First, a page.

In a touching feature article on Saturday, Agence France-Presse through the AsiaOne website published the stories of two transgender women and their journey in becoming the people they were meant to be.
When Clemence Zamora-Cruz started having feelings of wanting to change her gender, she opened herself up to a life filled with hurts and attacks.
Zamora-Cruz, 42, born in Mexico, said she was punished immediately and suffered hair-pulling, beatings, and being spitted on.
“When you’re identified as a boy but you feel you’re a girl, people seek to normalize you,” she narrated. “For me, this normalization was done through violence.”
She fled to France at age 20 after years of suffering and homelessness.
At school, some of her professors refused to acknowledge the gender identity she identified with. She was accused of fraud and was meted with a fine because her papers still shows her gender as male.
“The transition never stops,” she said. ‘It is the experience of a lifetime.”
While Zamora-Cruz is now married, she says that she still experiences invasive questions about her transition, a situation that she considers a form of harassment.
It was the same tale of pain that French transgender woman Christelle experienced.
Refusing to let her last name published, Chrstelle’s 34 year-long journey to transitioning as a woman is marked with three suicide attempts.
“I knew since I was very little,” she explained, “but I had to find the courage to talk about it.”
She was married when she came out. Her wife left her after knowing about it, and her son stopped communicating with her.
Moreover, she had to endure the agonizing process of medical transition.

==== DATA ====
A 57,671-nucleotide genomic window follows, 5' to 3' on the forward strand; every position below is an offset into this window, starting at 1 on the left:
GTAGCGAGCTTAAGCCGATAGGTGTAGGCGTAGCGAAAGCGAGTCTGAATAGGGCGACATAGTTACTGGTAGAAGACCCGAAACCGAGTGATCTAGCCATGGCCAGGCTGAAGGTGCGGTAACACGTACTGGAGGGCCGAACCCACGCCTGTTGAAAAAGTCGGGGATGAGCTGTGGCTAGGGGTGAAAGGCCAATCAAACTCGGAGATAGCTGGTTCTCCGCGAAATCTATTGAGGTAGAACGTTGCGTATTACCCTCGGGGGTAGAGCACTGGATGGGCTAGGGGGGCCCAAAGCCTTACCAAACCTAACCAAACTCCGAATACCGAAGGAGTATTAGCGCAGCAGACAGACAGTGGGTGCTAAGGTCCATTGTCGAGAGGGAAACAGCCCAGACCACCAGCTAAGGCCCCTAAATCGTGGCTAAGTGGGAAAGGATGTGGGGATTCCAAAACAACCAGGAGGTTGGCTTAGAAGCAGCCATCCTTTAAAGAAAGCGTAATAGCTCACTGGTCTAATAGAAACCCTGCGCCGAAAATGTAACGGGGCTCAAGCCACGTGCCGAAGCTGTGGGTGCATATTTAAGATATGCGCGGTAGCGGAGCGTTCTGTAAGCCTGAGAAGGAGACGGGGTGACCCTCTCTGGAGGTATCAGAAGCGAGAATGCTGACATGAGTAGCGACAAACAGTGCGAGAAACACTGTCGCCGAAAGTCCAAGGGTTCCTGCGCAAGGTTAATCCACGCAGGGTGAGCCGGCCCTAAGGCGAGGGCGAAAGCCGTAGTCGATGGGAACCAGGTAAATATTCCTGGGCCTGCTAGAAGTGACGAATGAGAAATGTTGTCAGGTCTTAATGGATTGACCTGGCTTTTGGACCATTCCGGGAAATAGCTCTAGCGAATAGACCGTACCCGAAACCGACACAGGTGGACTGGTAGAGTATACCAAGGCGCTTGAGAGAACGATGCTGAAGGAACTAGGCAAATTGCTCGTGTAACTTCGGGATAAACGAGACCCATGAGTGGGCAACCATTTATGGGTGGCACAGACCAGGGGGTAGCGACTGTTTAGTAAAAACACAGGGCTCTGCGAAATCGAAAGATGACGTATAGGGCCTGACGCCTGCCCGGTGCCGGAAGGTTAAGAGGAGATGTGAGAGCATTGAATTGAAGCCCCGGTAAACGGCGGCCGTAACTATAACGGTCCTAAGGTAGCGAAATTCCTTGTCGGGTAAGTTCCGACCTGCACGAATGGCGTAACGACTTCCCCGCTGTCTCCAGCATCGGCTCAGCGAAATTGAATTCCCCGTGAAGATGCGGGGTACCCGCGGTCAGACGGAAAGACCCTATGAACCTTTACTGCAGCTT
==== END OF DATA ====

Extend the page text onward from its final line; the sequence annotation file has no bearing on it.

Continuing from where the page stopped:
She underwent electrolysis, a hair-removal procedure, that felt like she was bitten thousands of times during each session.
Her gender reassignment operation in Thailand which replaced her male sexual organs with a female anatomy brought her in tears every day. She said, “But I had to go through it in order for me to have a normal personal life.”
Just like Zamora-Cruz, Christelle, 45, is happily married to a soldier and continues to work in the military. They had a child as a couple through the help of assisted reproductive technology.
Looking back, she felt that all the things she endured were worth it. “If I had not gone through a transition, I wouldn’t be here… That’s a given.”
France is home to 30,000 transgender people according to official estimate, but advocates believed that there are tens of thousands more. In October last year, the government allowed them easier way to legally change their gender.
According to the U.S. National Lesbian and Gay Journalists Association, a transgender individual who is undergoing transition into a new gender identity is changing the physical and sexual characteristic associated with their sex at birth, and that the process can be complex.
Psychiatrist Thierry Gallarda whose specialization is focusing on transgender issues, said that transition is the only way out for many transgender individuals.
“If there is one common point in all of these trajectories is the idea of inevitability,” Gallarda said. “For all of my trans patients, there is no other choice”.
Transitioning can be easier if the patient is young, healthy, and able to pay the costs of the required operations.
However, it can also be difficult for certain body types. For instance, it’s easier for some transgender patients to have female-to-male conversion than the other way around, Catherine Bremont, an endocrinologist, said.
This is because the hormone testosterone can quickly produce physical effects such as hair growth and deepening voice.
She stated, “Whether men are tall, short, bald, hairy, muscular or small, we never question their manhood … But for a woman, there will be required standards”.
Anraud Alessandrin, a sociologist, said that less than half of trans individuals avail of gender reassignment surgery. They are likely to be vulnerable to discrimination in their search for who they truly are.